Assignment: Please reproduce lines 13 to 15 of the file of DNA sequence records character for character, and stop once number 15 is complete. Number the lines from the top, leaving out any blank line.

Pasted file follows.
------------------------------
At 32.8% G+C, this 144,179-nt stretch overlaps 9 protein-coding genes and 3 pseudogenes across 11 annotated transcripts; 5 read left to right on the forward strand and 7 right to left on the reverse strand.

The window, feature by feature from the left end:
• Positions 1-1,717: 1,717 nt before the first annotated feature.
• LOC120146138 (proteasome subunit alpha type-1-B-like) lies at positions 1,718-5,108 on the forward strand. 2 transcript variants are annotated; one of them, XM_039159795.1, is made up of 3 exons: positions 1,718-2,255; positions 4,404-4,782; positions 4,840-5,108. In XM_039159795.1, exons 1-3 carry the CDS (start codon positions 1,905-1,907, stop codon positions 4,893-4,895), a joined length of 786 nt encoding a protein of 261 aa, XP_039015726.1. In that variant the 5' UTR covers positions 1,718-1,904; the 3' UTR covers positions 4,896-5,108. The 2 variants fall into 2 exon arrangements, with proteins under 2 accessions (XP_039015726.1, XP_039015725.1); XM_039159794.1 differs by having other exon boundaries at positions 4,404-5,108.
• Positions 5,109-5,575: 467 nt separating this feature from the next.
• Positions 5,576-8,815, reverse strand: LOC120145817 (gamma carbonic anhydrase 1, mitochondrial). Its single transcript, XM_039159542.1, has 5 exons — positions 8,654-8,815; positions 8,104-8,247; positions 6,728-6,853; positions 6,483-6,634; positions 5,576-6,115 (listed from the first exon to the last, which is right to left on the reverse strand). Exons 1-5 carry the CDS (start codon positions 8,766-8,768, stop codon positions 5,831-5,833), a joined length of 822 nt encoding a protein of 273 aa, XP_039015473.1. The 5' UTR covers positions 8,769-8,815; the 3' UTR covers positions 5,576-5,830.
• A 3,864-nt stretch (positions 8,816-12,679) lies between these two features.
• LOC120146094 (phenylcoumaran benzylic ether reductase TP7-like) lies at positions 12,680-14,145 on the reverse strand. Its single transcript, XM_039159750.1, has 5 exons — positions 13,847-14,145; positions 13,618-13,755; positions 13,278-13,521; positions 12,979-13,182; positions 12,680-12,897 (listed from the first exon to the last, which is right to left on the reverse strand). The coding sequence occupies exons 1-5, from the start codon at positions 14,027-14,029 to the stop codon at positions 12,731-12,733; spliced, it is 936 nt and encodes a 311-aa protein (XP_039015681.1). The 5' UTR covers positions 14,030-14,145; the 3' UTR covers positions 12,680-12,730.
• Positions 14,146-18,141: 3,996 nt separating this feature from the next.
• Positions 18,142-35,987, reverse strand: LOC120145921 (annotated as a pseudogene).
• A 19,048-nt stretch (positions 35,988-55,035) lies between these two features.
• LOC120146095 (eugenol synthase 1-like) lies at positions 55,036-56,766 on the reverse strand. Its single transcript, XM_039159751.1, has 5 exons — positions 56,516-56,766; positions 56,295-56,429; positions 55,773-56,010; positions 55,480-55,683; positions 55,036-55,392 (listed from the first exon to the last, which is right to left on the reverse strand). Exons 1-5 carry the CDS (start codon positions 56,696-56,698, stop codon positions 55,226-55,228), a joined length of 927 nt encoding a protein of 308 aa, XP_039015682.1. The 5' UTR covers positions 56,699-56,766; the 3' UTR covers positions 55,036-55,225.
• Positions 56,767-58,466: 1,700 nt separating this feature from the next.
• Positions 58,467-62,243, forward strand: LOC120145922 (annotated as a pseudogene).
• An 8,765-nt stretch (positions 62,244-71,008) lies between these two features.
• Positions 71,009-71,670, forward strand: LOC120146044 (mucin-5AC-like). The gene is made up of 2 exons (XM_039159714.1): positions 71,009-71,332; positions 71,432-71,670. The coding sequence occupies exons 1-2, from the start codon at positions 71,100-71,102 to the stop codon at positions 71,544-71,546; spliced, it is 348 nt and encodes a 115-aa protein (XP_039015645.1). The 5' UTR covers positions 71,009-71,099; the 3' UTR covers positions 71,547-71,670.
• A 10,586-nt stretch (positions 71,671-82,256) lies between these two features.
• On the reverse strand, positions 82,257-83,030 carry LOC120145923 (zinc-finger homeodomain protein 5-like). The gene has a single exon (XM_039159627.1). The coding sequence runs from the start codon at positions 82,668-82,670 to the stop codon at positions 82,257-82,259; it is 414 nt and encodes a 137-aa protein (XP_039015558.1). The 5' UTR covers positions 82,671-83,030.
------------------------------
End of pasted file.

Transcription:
• Positions 56,767-58,466: 1,700 nt separating this feature from the next.
• Positions 58,467-62,243, forward strand: LOC120145922 (annotated as a pseudogene).
• An 8,765-nt stretch (positions 62,244-71,008) lies between these two features.